Toowoomba Hospice provides free palliative care to those who need it.
Built by the community at a cost of $1.2 million, it has just six beds and relies on a mix of government funding and donations to continue its operations. With a network of local volunteers, it really is a community hospice.
It is not a faith-based hospice, but does not want anything to do with euthanasia or assisted suicide. Its management provides a safe and caring environment for those at the end of life, and wants that to continue.
“Our values are based on the belief that every person is valuable and should be cared for as such.
“We don’t believe assisting someone to suicide, or ending their life directly and intentionally, can be an expression of care that upholds the values the Toowoomba Hospice was founded upon.”
Unfortunately, the euthanasia laws just about to be debated by Queensland Parliament leave no room for Toowoomba Hospice to continue to operate in accordance with its ethos, and keep its six beds euthanasia and assisted suicide free. Staff at the hospice do not want to be involved in taking the lives of their patients or assisting them in taking their own but will nevertheless have to allow others in to do the deed and put their patients to death.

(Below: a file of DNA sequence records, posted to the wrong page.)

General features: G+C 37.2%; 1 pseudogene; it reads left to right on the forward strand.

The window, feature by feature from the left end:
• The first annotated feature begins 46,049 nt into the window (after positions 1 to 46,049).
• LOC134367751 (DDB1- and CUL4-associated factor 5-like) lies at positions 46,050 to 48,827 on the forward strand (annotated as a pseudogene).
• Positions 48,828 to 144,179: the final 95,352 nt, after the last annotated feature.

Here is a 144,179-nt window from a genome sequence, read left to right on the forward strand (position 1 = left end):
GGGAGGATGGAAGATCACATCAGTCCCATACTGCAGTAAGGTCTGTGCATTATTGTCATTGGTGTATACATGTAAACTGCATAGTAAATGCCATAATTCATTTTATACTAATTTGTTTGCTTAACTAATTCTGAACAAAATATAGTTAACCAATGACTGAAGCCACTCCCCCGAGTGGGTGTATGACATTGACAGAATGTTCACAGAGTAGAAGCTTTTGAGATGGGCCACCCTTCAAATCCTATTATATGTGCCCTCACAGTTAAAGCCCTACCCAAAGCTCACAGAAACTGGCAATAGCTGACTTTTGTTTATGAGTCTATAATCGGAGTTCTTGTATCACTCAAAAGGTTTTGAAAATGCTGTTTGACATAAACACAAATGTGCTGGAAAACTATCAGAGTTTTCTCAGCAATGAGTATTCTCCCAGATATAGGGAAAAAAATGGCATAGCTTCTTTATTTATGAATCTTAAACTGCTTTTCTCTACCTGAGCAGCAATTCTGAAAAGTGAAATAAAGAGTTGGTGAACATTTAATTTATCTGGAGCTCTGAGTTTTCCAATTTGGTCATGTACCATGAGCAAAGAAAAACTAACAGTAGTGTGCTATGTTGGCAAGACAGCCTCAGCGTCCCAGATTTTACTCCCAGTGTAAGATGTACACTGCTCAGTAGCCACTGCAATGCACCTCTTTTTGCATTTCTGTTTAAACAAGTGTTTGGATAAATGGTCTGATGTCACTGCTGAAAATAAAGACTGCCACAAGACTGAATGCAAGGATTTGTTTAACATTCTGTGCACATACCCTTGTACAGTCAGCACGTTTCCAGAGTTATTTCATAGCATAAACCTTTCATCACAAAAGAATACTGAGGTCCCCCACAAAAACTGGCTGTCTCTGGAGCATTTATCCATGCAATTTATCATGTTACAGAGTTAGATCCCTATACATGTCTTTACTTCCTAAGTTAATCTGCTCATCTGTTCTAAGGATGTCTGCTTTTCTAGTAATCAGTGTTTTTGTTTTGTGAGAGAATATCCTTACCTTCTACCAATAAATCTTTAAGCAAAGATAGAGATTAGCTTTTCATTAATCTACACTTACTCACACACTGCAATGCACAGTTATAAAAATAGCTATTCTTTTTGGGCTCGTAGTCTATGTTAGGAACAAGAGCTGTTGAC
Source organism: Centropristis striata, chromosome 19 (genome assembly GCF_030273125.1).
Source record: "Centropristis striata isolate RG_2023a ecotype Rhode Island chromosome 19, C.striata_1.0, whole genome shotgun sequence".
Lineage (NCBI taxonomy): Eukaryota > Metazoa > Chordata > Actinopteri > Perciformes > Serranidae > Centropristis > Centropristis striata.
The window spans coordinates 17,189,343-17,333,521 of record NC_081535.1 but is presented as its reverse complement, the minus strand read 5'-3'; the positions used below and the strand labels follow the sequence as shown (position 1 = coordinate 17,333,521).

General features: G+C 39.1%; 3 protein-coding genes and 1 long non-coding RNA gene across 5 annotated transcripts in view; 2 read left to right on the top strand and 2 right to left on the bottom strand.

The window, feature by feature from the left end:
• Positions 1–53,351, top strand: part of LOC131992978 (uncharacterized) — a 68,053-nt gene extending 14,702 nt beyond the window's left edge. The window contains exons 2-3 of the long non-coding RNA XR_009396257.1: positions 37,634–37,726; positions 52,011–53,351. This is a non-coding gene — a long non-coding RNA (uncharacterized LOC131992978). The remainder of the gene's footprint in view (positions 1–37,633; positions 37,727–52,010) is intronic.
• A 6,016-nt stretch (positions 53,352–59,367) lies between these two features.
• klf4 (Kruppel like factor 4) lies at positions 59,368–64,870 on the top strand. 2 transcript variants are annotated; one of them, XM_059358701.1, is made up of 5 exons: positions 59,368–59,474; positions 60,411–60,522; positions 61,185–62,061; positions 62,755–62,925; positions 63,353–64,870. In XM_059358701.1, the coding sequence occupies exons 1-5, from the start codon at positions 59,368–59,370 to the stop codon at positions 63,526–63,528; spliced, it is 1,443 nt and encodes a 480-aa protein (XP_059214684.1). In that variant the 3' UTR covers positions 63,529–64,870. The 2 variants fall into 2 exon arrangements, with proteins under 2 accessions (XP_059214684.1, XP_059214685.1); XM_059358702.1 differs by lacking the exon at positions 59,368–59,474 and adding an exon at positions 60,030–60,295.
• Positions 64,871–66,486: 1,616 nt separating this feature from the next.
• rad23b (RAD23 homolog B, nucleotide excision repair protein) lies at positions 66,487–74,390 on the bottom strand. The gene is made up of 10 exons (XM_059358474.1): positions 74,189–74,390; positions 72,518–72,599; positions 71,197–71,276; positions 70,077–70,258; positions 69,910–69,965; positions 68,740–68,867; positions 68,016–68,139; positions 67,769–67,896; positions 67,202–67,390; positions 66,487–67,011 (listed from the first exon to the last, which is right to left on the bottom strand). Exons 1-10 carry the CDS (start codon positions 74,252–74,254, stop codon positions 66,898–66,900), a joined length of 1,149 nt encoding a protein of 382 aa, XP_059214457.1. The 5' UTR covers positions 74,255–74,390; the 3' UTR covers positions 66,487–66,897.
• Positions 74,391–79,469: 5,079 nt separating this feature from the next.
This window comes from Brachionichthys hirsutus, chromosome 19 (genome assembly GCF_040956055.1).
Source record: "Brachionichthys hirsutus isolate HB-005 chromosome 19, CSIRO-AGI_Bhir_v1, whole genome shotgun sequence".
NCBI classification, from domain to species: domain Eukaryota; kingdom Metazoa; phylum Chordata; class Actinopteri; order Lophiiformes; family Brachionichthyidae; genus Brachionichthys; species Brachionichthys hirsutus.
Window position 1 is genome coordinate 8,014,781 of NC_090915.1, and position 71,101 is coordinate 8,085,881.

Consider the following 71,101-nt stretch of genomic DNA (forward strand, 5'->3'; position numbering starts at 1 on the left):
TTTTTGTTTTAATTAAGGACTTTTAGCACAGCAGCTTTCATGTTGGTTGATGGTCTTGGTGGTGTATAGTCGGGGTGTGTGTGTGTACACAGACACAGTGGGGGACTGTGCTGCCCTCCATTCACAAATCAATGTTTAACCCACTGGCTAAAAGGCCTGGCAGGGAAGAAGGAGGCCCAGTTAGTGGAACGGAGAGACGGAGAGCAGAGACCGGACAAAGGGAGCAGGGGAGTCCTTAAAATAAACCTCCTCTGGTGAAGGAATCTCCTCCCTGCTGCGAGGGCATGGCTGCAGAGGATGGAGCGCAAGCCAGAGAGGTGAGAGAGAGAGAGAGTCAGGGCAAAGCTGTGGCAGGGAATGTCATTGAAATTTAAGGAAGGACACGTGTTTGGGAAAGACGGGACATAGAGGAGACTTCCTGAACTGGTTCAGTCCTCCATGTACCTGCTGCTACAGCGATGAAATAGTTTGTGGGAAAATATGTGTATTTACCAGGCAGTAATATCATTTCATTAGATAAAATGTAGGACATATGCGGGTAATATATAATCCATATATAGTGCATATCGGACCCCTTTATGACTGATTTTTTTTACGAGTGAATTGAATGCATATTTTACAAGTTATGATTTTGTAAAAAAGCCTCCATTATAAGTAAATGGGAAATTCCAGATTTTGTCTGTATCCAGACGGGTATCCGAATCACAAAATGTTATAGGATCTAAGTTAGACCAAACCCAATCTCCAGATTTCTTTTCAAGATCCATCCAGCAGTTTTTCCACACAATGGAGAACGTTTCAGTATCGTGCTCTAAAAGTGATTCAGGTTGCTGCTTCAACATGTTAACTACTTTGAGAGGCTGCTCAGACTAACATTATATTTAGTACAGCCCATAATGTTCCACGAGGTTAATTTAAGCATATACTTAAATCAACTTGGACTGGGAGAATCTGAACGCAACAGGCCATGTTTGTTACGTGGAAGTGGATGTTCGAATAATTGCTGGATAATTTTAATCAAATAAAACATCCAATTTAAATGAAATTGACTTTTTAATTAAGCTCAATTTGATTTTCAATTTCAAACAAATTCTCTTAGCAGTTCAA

The Queensland Government is so insistent that euthanasia and assisted suicide pervades every aspect of healthcare that it is willing to insist that it reaches this small, private hospice.
The parallels between Toowoomba Hospice and Delta Hospice in British Columbia, Canada are uncanny.
HOPE previously reported the long-running saga involving Delta Hospice, a ten-bed hospice in Canada, built with donated funds, that was hoping to remain euthanasia-free. The British Columbian health authorities not only withdrew the hospice’s funding, but terminated its lease and took over the operation of the hospice, now allowing euthanasia on its premises.
The attacks on conscience that only came five years after Canada introduced euthanasia are proposed to begin on day one in Queensland. Because this is the way euthanasia laws work: the weakened position in other jurisdictions is adopted as baseline for left-wing governments like the Palaszczuk Labor government in Queensland.
If this is where Queensland proposes to start, one can only shudder at where it will be in five years’ time.
The only way to keep Queenslanders safe is to ensure this law is rejected outright.